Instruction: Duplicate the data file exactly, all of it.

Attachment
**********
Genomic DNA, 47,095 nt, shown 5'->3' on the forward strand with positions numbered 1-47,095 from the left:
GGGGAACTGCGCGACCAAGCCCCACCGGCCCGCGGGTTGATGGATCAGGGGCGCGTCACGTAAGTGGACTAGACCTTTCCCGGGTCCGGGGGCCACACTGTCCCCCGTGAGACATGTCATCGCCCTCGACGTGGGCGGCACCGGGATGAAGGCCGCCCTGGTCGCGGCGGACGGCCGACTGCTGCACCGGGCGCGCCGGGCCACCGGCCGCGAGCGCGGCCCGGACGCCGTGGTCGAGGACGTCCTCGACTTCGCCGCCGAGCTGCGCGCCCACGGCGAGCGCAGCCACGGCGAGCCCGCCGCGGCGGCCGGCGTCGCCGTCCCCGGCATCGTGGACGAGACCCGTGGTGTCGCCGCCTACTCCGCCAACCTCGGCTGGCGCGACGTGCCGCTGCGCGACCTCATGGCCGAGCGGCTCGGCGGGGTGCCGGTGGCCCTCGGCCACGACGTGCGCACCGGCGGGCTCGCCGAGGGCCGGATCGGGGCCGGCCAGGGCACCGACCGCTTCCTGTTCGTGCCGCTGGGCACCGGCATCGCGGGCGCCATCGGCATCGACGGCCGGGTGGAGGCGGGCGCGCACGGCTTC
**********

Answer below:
Genomic DNA, 47,095 nt, shown 5'->3' on the forward strand with positions numbered 1-47,095 from the left:
GGGGAACTGCGCGACCAAGCCCCACCGGCCCGCGGGTTGATGGATCAGGGGCGCGTCACGTAAGTGGACTAGACCTTTCCCGGGTCCGGGGGCCACACTGTCCCCCGTGAGACATGTCATCGCCCTCGACGTGGGCGGCACCGGGATGAAGGCCGCCCTGGTCGCGGCGGACGGCCGACTGCTGCACCGGGCGCGCCGGGCCACCGGCCGCGAGCGCGGCCCGGACGCCGTGGTCGAGGACGTCCTCGACTTCGCCGCCGAGCTGCGCGCCCACGGCGAGCGCAGCCACGGCGAGCCCGCCGCGGCGGCCGGCGTCGCCGTCCCCGGCATCGTGGACGAGACCCGTGGTGTCGCCGCCTACTCCGCCAACCTCGGCTGGCGCGACGTGCCGCTGCGCGACCTCATGGCCGAGCGGCTCGGCGGGGTGCCGGTGGCCCTCGGCCACGACGTGCGCACCGGCGGGCTCGCCGAGGGCCGGATCGGGGCCGGCCAGGGCACCGACCGCTTCCTGTTCGTGCCGCTGGGCACCGGCATCGCGGGCGCCATCGGCATCGACGGCCGGGTGGAGGCGGGCGCGCACGGCTTC